Early in October, I saw Lena Dunham during the Boston stop on her Not That Kind of Girl book tour. While I have been following Dunham’s work for some time now, I had been hesitant to consider myself a true fan. I enjoy her work and admire her career but as an artist I have my criticisms. But I can tell you that by the end of the night, she walked off the stage with the hearts of every member of the audience, mine included. Her essays were weird and entertaining and her stage presence was both charming and comfortingly hilarious. She was everything you would imagine her to be. But now that her book has started causing controversy, specifically about her childhood sexual exploits involving her sister, I feel as if I have to be honest with the world, Lena Dunham, and myself about why I am so hesitant to come to her defense.
Here it is:
I do not doubt that Lena Dunham’s sexualization of her younger sister as a toddler was from a place of curiosity and innocence rather than lust and perversion. Lena Dunham is not a predator, an attacker, or even a pervert. Her actions, while strange, are not uncommon. But as a victim of similar “curious and innocent” sexual abuse, I can promise you that the level of innocence does not make it any less traumatic or formative an experience for the victim. Sexualization of younger children by curious, exploratory older children is dangerous, especially when both parties are not completely on board. Bribery and coercion do not translate to enthusiastic consent. Does that make Lena Dunham a rapist? Absolutely not. But do her youth and innocence excuse her? Not at all.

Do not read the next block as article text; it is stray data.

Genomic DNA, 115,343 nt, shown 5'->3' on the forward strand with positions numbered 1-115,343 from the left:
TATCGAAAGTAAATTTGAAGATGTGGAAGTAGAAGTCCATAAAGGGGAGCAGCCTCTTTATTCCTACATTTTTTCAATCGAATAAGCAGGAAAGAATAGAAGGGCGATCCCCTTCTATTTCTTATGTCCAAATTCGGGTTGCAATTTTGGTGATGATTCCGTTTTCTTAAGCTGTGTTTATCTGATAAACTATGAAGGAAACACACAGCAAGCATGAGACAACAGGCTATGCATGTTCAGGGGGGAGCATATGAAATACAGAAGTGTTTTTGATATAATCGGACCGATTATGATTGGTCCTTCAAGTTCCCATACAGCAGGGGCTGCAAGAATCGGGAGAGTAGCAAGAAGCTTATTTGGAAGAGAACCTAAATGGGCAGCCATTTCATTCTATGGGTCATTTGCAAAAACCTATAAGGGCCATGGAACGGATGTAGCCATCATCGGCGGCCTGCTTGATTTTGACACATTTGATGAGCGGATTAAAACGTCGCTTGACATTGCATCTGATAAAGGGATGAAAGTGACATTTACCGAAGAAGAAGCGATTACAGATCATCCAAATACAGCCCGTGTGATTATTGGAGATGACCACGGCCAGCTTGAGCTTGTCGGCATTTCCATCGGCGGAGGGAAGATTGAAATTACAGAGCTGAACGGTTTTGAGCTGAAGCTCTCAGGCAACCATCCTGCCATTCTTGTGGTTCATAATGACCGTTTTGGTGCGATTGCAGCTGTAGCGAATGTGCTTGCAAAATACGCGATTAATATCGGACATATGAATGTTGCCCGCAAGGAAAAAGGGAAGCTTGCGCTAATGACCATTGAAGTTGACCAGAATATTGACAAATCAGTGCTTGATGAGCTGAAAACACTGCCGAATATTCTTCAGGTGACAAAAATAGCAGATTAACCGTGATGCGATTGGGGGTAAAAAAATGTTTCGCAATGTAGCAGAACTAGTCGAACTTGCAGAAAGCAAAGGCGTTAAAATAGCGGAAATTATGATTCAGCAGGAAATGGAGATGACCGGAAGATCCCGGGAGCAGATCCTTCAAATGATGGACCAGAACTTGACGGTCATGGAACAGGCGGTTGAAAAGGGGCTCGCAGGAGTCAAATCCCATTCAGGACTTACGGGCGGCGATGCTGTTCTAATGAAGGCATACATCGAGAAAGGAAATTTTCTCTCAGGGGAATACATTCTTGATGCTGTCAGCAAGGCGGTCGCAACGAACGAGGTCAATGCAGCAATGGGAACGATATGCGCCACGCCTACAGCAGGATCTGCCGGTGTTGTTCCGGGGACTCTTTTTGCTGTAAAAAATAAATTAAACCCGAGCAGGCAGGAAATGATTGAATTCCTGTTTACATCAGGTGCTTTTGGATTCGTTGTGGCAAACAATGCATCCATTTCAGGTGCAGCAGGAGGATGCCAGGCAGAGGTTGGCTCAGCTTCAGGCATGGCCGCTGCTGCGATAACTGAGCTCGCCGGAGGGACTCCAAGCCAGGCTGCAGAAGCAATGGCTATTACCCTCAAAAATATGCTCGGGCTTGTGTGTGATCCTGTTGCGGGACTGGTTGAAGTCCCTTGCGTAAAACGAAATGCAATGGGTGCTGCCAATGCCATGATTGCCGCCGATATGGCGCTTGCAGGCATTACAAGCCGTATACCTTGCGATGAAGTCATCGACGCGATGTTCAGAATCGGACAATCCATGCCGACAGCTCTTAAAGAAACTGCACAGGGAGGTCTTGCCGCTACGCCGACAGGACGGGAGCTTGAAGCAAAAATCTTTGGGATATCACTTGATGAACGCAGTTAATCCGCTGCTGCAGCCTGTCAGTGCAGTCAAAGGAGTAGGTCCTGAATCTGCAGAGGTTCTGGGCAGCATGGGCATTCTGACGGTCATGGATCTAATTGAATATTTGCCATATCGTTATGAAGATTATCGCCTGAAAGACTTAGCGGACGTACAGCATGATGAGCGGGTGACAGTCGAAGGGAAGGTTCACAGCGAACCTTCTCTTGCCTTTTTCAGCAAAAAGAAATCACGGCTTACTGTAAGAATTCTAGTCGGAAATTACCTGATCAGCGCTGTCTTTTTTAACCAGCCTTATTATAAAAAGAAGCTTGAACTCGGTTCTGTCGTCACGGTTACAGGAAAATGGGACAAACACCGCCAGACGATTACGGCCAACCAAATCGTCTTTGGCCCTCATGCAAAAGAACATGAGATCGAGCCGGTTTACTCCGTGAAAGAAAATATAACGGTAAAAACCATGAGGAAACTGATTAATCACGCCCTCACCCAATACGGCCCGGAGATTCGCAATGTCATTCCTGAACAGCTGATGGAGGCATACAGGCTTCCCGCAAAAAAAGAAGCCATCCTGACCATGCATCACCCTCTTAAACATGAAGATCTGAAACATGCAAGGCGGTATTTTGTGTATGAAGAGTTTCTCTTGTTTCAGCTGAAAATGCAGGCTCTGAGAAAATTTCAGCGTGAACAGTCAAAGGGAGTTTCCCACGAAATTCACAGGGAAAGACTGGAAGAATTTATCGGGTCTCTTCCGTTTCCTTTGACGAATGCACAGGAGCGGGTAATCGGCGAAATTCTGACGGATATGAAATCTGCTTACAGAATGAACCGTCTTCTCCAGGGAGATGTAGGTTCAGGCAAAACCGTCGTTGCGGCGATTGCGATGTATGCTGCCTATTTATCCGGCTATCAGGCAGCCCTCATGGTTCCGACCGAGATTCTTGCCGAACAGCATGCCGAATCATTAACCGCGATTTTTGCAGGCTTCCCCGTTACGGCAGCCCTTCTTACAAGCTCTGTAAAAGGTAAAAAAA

What Lena Dunham did as a child was wrong, without question and without doubt. For her or anyone else to write it off simply because she was a curious child would be dangerous and irresponsible, especially when the friendly, playful, and laughable tone in which she tells the story is missing from the stories of children all over the world. To excuse Dunham simply because she was a child would be the equivalent of saying “boys will be boys.” We are taught not to play with toys that don’t belong to us, but if we’re being honest, we all do. But another person’s body is not a toy you can play with in secrecy and put back on the shelf without anyone knowing. Her sister’s dismissal of the criticisms as heteronormative policing of young women, queer, and trans people is also dangerous. Lena Dunham is lucky that Grace is her best friend. Lena is lucky that Grace can look back at those stories, and the criticisms, and laugh. They are both very lucky. There are plenty of people who cannot look back on their childhood experiences and laugh. To call the criticisms responses of heteronormativity would be an affront to the queer community, especially those who have suffered legitimate sexual abuse.
Her sister’s coming out also raises questions as to the effects the experience had on her considering the correlation between childhood molestation and homosexuality. Without sounding like homosexuality is something to be ashamed of, or something that is imposed upon us all, I stress that I bring up this fact simply because I imagine no one wants to feel as if his or her sexual development and identity were simply side effects of a childhood trauma.
For Lena Dunham to recognize that what she did was strange yet innocent but not see that there have been (and continue to be) shockingly similar stories that are lived every day and are never read about would be ignorant. As a Feminist, as a sister, as a trailblazer, and as a human, Lena Dunham should acknowledge the weight of her actions and recognize the danger excusing them poses.